So you submitted your resume, now what? Good follow up skills are just as important as having a great resume and cover letter and an integral part of scoring an interview. Instead of twiddling your thumbs waiting for their response, here’s what you can do to follow up your job application!
Tips on How to Follow up on Your Job Application
Did you know you’re expected to follow up after a job interview. However, aside from the common interview tips preparing for before, during, and after the interview, here’s a detailed action plan on how to follow up.
Do your research
Try your best to find out the name of the hiring manager. If you can address your resume and cover letter to that person, you could have a greater chance of your resume not getting lost in the shuffle. If the help wanted ad didn’t specify, check out the company’s website and try to get the name and email of the person who heads up the department to which you are applying. This will also let you know who to follow up with after you’ve submitted your resume.
Follow up via email
If you don’t have the email address, then go ahead and make a single phone call about a week after you have submitted your resume. Inquire about the status of your application and when the company expects to select qualified applicants for interviews. Be polite and thank the person you speak to for their time. (Yes, this may seem like a no-brainer, but you’d be surprised how many people call to check the status of their application and have a less-than-enthusiastic tone or are borderline rude).
Create an Interview Follow Up “Thank You” letter
This is perfectly acceptable to send via email. Very few people take this important extra step. Most hiring managers appreciate the power of follow up, especially if it’s done right. For instance, an HR Manager gathered over sixty people originally to apply for a job. Only four got interviews and only two of those four got second interviews. After a few weeks, the said manager chose the applicant who sent the follow up “thank you” email. There is a fine line between good follow up and being an annoyance.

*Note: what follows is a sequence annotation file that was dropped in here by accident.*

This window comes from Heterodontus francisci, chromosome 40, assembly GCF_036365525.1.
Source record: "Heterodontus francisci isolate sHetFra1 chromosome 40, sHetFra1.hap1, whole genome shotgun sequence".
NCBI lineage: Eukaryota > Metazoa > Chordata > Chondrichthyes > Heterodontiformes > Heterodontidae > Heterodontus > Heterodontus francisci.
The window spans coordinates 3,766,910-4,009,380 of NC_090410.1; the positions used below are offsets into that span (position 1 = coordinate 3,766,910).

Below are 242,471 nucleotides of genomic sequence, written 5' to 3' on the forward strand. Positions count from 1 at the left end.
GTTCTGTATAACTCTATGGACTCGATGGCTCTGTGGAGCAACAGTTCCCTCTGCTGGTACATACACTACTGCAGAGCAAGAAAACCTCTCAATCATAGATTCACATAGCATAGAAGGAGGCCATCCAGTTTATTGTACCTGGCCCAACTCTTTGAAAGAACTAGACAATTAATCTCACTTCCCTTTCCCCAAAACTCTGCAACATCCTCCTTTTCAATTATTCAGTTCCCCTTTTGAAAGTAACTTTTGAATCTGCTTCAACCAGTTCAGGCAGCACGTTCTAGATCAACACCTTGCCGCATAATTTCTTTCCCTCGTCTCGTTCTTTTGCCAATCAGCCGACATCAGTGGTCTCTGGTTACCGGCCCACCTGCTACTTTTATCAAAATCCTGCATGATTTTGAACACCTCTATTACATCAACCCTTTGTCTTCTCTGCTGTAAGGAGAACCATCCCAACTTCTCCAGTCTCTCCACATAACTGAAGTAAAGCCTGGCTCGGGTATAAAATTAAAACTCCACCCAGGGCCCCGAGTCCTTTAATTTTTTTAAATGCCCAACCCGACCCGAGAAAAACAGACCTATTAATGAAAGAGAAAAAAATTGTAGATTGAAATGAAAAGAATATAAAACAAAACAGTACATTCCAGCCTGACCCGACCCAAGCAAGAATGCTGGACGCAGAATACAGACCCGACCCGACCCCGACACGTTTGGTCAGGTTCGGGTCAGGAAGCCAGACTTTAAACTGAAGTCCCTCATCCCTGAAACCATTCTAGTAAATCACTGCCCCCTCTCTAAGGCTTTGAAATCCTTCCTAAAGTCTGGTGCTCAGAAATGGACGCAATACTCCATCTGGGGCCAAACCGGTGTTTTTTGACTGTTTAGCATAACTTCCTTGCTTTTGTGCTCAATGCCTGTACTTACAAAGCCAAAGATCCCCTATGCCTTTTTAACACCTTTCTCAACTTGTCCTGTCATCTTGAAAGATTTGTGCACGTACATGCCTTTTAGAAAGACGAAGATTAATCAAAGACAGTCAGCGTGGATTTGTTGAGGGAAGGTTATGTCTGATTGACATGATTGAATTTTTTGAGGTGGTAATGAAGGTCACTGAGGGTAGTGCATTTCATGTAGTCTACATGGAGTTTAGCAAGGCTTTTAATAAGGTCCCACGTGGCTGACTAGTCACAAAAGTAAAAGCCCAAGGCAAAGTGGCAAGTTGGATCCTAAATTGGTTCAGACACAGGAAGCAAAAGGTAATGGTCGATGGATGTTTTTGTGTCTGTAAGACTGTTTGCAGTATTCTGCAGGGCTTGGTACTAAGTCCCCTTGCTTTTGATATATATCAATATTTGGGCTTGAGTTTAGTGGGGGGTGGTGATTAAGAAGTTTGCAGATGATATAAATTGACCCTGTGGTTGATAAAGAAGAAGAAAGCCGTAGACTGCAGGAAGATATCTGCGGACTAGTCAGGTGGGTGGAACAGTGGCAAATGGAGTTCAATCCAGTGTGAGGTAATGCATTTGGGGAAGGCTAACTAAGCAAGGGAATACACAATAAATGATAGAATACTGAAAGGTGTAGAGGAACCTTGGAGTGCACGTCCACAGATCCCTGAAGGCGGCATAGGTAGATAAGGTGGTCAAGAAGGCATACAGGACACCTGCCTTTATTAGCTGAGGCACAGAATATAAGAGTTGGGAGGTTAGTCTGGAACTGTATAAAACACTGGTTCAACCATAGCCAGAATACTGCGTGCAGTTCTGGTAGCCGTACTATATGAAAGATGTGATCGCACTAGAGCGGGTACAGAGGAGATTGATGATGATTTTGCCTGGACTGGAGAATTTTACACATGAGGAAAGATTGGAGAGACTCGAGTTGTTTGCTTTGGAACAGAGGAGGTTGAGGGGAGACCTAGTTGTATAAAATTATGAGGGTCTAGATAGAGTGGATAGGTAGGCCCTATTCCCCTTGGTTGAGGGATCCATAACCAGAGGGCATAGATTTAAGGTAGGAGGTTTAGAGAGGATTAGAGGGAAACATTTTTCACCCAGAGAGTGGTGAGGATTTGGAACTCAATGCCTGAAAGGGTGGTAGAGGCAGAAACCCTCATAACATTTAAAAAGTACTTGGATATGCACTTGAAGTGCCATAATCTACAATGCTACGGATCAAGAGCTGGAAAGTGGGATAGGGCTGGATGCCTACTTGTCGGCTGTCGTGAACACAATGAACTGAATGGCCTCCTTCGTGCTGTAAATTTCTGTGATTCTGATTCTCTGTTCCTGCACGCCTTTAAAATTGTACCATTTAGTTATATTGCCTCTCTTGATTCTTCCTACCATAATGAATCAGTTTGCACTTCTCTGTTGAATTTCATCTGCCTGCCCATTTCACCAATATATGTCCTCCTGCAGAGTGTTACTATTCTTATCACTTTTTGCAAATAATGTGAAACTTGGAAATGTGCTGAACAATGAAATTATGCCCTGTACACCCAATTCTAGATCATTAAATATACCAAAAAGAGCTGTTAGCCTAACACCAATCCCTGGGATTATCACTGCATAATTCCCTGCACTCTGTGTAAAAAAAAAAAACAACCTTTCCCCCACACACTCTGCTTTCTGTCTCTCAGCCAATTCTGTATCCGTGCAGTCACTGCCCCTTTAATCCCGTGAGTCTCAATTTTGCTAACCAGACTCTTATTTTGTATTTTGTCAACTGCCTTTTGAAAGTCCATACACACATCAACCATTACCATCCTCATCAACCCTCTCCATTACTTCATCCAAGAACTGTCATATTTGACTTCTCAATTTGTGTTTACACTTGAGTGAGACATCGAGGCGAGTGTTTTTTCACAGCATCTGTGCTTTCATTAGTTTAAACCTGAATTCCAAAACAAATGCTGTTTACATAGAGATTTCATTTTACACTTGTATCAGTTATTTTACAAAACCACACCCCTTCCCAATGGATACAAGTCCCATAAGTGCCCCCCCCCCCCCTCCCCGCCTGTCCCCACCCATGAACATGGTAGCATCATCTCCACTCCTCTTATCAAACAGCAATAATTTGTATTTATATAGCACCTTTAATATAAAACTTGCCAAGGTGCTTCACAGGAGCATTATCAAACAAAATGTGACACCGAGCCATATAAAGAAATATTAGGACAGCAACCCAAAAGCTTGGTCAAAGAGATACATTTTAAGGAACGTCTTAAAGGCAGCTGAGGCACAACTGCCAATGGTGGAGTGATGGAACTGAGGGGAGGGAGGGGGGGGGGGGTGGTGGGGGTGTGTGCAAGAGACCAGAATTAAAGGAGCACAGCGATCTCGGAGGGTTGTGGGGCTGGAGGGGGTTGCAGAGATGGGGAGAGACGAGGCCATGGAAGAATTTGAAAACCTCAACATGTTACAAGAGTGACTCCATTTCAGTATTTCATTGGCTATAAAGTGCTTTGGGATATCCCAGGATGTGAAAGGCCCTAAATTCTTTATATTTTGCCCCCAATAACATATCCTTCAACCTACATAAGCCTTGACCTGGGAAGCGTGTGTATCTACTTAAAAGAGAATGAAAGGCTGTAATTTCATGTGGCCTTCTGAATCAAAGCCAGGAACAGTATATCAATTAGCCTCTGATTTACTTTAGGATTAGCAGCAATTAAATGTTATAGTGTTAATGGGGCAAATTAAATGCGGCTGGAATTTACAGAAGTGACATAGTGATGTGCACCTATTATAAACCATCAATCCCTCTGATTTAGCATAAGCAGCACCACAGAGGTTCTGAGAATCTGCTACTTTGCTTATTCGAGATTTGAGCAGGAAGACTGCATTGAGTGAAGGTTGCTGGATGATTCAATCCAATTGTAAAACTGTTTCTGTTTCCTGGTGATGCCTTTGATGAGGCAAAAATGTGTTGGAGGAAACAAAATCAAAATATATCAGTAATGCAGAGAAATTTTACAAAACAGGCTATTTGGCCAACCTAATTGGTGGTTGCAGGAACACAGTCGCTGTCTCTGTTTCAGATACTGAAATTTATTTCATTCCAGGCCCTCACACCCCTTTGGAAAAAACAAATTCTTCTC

Read the help wanted ad and adhere to the application directions
Many hiring managers request “no phone calls please.” If so, don’t call daily to check the status of your resume. However, you could show your interest and zeal for the company and the job if you follow up once in a while, and in a courteous manner. Here’s another scenario: imagine yourself as a jobseeker who really wanted an accounting job with a specific company. You emailed about bi-monthly to check in and express continued interest for several months. The hiring manager admire your zeal to get into the company and expressed this to the accounting department head. As a result, you got the job for the next opening in the accounting department, and it’s because of good follow up.
Bottom line: Address your resume to the hiring manager if at all possible. Follow Up via email about a week after you’ve submitted it. When you score an interview, send a thank you email 1-2 days later and finally, adhere to the application instructions.
Now you know its importance in your job search, go ahead and start following up!
Image Source: William Krause of Unsplash